alexa Etiological Factors and Evolution of Intracranial Hemorrhage in Term New-borns

ISSN: 2472-100X

Journal of Pediatric Neurology and Medicine

  • Research Article   
  • J Pediatr Neurol Med 2016, Vol 1(3): 3
  • DOI: 10.4172/2472-100X.1000113

Etiological Factors and Evolution of Intracranial Hemorrhage in Term New-borns

Lucas Hernández J*, Martínez Antón J and Urda Cardona A
Department of Pediatrics, Maternal and Child Hospital of Málaga, Spain
*Corresponding Author: Lucas Hernández J, Division of Pediatric Neurology, Maternal and Child Hospital of Málaga, Avenida Arroyo De Los Ángeles, S/n. CP: 29011, Málaga, Spain, Tel: 0034666676806, Email: [email protected]

Received Date: Jul 01, 2016 / Accepted Date: Jul 21, 2016 / Published Date: Jul 29, 2016


Background: Intracranial hemorrhage is an uncommon but important cause of morbidity and mortality in term newborns of unknown incidence. Because of this, it is necessary to analyze and describe the etiological factors and symptomatology of presentation to the end of extending the knowledge that allows us to adapt the strategy and reduce diagnostic delay, as well as the development of possible neurological sequelae.

Methods: Retrospective study of term neonates diagnosed of intracranial hemorrhage in the first 28 days of life in a third level hospital between January 2008 and December 2015.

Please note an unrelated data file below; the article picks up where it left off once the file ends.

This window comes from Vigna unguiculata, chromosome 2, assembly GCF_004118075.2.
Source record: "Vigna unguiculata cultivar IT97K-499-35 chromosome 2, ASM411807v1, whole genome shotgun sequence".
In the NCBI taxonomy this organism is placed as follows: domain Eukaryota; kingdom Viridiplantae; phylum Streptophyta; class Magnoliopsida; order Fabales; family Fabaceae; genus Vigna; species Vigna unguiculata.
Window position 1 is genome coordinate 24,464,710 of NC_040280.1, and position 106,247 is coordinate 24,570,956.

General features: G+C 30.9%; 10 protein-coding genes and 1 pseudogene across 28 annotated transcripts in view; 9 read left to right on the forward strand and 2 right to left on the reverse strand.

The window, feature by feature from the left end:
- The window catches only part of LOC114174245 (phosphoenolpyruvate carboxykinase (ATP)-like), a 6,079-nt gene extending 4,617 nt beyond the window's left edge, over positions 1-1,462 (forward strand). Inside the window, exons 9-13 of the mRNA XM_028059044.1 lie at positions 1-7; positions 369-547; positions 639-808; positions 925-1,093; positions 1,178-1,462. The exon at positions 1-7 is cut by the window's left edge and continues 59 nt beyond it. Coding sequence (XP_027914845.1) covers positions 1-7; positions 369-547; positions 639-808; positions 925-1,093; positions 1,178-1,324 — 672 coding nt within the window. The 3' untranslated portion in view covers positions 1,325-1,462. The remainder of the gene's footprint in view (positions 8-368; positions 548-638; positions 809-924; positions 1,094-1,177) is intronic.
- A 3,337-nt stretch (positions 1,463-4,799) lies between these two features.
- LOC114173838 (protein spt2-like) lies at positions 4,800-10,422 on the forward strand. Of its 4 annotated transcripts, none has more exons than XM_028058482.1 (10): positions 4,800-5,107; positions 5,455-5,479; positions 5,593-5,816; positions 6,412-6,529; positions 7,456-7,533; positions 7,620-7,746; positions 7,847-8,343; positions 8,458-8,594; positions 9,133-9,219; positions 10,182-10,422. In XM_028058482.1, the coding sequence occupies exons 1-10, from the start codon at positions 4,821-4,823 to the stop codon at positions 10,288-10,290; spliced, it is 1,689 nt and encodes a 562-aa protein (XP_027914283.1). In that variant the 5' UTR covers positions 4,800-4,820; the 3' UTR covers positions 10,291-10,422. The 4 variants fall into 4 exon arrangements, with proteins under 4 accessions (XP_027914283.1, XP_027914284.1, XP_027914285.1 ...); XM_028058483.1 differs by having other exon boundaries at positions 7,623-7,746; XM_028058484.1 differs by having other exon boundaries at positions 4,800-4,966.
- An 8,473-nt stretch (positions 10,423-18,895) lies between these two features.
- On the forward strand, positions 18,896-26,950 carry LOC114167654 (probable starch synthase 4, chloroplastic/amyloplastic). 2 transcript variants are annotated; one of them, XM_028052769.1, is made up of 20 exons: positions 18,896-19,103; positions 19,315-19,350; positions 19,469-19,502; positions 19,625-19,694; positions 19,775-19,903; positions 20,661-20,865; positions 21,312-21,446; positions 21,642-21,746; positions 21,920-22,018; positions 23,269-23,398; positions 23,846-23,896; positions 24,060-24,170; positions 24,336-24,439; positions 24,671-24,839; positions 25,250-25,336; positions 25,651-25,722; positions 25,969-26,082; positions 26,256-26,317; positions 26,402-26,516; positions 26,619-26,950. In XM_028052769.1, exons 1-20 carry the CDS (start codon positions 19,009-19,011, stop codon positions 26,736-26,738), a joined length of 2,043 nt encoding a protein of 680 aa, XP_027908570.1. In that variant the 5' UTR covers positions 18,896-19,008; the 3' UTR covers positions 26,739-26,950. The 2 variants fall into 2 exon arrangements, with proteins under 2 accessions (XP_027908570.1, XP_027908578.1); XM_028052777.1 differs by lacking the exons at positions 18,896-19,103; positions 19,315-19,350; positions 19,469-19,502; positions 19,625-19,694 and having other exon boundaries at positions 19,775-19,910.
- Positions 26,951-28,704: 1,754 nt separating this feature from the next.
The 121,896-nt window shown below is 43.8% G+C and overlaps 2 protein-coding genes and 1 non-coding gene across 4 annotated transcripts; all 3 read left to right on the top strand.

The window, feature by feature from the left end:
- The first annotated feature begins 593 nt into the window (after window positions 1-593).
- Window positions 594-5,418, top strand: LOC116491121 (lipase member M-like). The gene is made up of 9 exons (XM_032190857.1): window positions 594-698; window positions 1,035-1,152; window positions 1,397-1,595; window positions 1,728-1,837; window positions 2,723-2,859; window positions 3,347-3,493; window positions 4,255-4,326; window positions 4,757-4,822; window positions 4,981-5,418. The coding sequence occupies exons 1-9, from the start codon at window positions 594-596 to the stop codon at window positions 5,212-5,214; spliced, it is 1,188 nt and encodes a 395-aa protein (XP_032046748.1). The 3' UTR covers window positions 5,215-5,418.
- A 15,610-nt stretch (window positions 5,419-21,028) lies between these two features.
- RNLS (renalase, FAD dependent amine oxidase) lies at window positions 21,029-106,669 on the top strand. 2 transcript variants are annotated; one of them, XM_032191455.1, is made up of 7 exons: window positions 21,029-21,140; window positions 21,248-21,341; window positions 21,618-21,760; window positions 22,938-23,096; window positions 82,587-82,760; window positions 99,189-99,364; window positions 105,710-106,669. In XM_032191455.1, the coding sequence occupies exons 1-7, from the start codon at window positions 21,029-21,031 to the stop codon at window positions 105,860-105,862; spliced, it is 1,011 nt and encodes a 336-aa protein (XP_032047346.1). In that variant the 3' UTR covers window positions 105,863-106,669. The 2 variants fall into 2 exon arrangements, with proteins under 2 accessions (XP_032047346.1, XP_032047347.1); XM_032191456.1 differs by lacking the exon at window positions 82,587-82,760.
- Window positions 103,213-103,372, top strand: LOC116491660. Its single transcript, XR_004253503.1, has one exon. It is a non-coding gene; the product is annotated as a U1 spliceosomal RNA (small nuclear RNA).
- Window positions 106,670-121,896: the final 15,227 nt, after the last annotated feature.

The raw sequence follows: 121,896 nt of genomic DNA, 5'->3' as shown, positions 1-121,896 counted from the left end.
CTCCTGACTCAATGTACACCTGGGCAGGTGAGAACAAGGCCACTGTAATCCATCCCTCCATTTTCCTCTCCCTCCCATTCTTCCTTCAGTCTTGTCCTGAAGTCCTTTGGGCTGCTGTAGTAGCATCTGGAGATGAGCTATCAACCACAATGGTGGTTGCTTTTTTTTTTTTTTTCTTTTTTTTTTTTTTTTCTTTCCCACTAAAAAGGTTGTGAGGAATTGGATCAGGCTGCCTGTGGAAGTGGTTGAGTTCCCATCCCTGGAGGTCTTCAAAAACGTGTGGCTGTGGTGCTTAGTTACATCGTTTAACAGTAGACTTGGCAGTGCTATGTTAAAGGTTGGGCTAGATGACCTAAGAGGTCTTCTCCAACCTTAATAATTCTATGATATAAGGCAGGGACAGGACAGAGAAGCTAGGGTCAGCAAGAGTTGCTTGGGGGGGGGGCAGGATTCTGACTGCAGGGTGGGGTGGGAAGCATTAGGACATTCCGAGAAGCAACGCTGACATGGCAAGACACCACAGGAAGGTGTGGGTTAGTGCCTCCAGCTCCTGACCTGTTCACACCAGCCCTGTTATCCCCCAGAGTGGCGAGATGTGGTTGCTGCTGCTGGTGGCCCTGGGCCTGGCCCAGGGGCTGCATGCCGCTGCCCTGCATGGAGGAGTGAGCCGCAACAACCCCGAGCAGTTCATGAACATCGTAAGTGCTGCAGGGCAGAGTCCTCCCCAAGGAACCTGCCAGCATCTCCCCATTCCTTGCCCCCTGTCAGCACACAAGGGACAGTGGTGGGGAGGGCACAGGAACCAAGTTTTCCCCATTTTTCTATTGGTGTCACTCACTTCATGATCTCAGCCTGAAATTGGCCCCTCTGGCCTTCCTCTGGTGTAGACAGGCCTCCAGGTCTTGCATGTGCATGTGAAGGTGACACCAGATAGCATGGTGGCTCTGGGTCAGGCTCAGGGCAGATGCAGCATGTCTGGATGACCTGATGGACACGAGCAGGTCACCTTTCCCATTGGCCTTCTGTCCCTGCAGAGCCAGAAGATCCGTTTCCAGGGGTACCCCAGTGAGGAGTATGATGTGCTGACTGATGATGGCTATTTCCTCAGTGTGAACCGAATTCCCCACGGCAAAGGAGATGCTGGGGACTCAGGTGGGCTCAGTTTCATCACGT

Results: Thirty one term newborns with intracranial hemorrhage were identified, with a mean age of diagnosis of 3.4 days of life. In 16/31 there was not obstetrical history of interest. Cesarean section was carried out in 13/31 and instrumental delivery in 6/31. The clinical manifestations included seizures in 10/31 and apnea in 7/31. In all cases, the first neuromaging test made was the brain ultrasound and at the time of diagnosis, 13/31 presented anemia and 3/31 thrombocytopenia. The most frequent type of intracranial hemorrhage was the intraparenchymal hemorrhage in 10/31 cases and bilateral hemispheric location was found in 14/31. In 14/31 the etiology was not identified and hypoxic-ischemic encephatologhy was the most common cause in 8/31. Only 1/31 case required urgent surgical intervention, 4/31 newborns died and up to the time of study, 5/31 have presented moderate-severe psychomotor delay and 3/31 partial symptomatic epilepsy.